The Internal Revenue Service is giving advisors some much needed guidance regarding the ever-challenging issue of rollovers as 2014 draws to a close.
The guidance reflects a change made earlier this year by a tax court ruling that said IRA holders can do only one IRA-to-IRA rollover per year.
IRA guru Ed Slott, who runs IRAHelp.com — and provides countless seminars for advisors to help them grasp the mind-numbing complexities of rollovers — gave ThinkAdvisor on the same day the IRS guidance was released his top-10 list of where advisors make the most mistakes regarding rollovers. “Probably the biggest mistakes are with beneficiary rollovers,” he said, and “that includes children, grandchildren, trusts and charities.”
The IRS clarification that was released in mid-November relates to the change announced in early April regarding how the statutory one-per-year limit applies to rollovers between IRAs.
The change in the application of the one-per-year limit reflects an interpretation by the U.S. Tax Court in a January 2014 decision applying the limit to preclude an individual from making more than one tax-free rollover in any one-year period, even if the rollovers involve different IRAs.
Before 2015, the one-per-year limit applies only on an IRA-by-IRA basis (that is, only to rollovers involving the same IRAs), the IRS explained.
Beginning next year, the limit will apply by aggregating all an individual’s IRAs, effectively treating them as if they were one IRA for purposes of applying the limit, the IRS said.
The new interpretation will apply beginning Jan. 1, 2015, and a distribution from an IRA received during 2014 and properly rolled over (normally within 60 days) to another IRA will have no impact on any distributions or rollovers during 2015 involving any other IRAs owned by the same individual.
“This will give IRA owners a fresh start in 2015 when applying the one-per-year rollover limit to multiple IRAs,” the IRS said.
The IRS went on to explain that “although an eligible IRA distribution received on or after Jan. 1, 2015, and properly rolled over to another IRA will still get tax-free treatment, subsequent distributions from any of the individual’s IRAs (including traditional and Roth IRAs) received within one year after that distribution will not get tax-free rollover treatment.”
The IRS stressed that as its guidance makes clear, “a rollover between an individual’s Roth IRAs will preclude a separate tax-free rollover within the one-year period between the individual’s traditional IRAs, and vice versa.”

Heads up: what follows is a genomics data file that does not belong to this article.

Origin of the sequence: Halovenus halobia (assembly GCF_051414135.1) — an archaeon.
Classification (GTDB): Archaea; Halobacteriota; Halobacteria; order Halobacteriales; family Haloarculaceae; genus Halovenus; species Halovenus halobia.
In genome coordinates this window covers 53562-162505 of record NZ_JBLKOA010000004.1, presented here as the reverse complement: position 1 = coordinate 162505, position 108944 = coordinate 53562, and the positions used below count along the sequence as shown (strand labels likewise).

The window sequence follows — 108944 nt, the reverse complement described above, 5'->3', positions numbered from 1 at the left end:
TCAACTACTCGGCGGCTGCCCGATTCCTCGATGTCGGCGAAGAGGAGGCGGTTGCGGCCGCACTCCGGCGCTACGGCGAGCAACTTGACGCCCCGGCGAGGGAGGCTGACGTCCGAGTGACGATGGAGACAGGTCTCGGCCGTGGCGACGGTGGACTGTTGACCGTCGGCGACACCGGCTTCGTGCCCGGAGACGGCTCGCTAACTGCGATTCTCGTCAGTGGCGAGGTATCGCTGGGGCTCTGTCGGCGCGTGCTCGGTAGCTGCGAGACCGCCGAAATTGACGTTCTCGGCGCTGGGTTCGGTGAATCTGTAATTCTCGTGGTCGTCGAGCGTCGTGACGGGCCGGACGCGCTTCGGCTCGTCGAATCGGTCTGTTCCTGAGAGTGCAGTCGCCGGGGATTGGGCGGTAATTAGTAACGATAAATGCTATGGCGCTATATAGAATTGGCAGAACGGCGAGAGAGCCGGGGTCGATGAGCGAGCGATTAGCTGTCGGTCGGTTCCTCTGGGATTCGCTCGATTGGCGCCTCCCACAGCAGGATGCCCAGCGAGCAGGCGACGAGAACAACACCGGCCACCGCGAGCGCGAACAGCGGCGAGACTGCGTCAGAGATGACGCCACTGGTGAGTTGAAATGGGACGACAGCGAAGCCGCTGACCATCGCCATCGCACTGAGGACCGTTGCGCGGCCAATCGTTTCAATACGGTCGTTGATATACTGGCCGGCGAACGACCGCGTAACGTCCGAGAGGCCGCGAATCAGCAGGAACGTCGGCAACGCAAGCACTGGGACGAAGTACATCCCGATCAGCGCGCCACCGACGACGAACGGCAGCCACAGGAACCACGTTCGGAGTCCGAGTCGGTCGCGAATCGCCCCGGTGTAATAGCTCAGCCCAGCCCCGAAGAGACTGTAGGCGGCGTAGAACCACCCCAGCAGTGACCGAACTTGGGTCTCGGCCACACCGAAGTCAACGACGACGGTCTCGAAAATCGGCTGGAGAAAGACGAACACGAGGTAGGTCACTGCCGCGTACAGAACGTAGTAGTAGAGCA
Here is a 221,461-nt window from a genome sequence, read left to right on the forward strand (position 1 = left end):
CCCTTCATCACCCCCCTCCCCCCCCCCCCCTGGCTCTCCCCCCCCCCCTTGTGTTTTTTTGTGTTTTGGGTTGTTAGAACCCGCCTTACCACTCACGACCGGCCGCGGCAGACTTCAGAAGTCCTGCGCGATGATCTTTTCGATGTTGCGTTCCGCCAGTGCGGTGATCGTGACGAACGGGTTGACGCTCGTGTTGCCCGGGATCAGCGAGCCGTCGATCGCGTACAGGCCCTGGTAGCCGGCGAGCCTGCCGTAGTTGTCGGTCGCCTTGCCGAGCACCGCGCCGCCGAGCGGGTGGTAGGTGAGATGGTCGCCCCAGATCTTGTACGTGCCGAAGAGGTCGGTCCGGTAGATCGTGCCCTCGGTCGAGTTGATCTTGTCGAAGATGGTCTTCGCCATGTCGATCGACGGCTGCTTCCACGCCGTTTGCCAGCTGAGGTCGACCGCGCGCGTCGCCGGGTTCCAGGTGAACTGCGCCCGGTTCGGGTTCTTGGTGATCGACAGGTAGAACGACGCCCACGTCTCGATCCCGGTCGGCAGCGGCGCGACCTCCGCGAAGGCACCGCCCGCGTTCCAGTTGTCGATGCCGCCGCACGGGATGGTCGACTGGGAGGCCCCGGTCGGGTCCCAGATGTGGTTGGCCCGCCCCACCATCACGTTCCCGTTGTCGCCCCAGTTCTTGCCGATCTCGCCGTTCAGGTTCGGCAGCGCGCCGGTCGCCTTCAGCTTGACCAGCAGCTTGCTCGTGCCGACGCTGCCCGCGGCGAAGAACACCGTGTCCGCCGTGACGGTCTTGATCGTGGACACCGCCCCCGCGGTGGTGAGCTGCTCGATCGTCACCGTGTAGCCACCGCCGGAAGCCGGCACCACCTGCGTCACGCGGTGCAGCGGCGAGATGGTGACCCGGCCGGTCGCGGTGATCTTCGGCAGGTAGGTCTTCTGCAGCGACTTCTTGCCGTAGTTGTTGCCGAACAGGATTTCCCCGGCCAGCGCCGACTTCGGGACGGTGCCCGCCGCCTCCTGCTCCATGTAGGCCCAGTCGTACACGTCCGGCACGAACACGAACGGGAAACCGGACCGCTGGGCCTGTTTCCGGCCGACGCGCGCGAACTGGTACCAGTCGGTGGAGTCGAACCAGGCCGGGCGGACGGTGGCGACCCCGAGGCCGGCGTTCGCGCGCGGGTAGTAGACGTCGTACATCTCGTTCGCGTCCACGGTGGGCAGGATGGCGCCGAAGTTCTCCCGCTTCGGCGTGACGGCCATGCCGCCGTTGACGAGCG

Excluded from the one-year limit, however, are Roth conversions (rollovers from traditional IRAs to Roth IRAs), rollovers between qualified plans and IRAs, and trustee-to-trustee transfers—direct transfers of assets from one IRA trustee to another.
Slott said that advisors need to brush up on the scads of different types of rollovers (there are 31; yes, you read that correctly), which each contain their own “set of rules and traps.”
If rollover rules “are not followed, taxes and penalties can be triggered,” Slott said, so it “really is a minefield, which is why advisors need to be better educated on these issues.”
Most advisors, he said, don’t get educated “until [a] problem comes up, and by then it’s often too late to fix it. Most of the rules in this [rollover] area are unforgiving.”
A non-spouse beneficiary cannot do a rollover and this rule, Slott said, “causes the most mistakes,” usually because the beneficiaries generally don’t know this and neither does the advisor.
Slott said the top 10 areas for rollover mistakes advisors make are:
Non-Spouse rollovers, which are not allowed.
Spousal rollovers, including special spousal options.
401(k) rollovers to IRAs (the mistake here is not exploring the five other options before doing the IRA rollover).
After-tax rollovers from plans to IRAs and Roth IRAs (new rules on this; see sidebar).
Roth conversions, which are technically rollovers from IRAs to Roth IRAs.
In-Plan Roth rollovers, i.e., 401(k) to Roth 401(k) conversions.
IRA to IRA rollovers, as well as Roth IRA to Roth IRA rollovers (see the once-per-year rule mentioned above).
Rollovers to any other retirement account (the 60-day rule).
QDRO rollovers in divorce (from plans only) to the ex-spouse as alternate payee.
Rollovers from IRAs back to plans.
Slott’s bottom line takeaway for advisors: “Once IRA or plan money is in motion, it can easily be lost when the tax rules are not followed precisely.”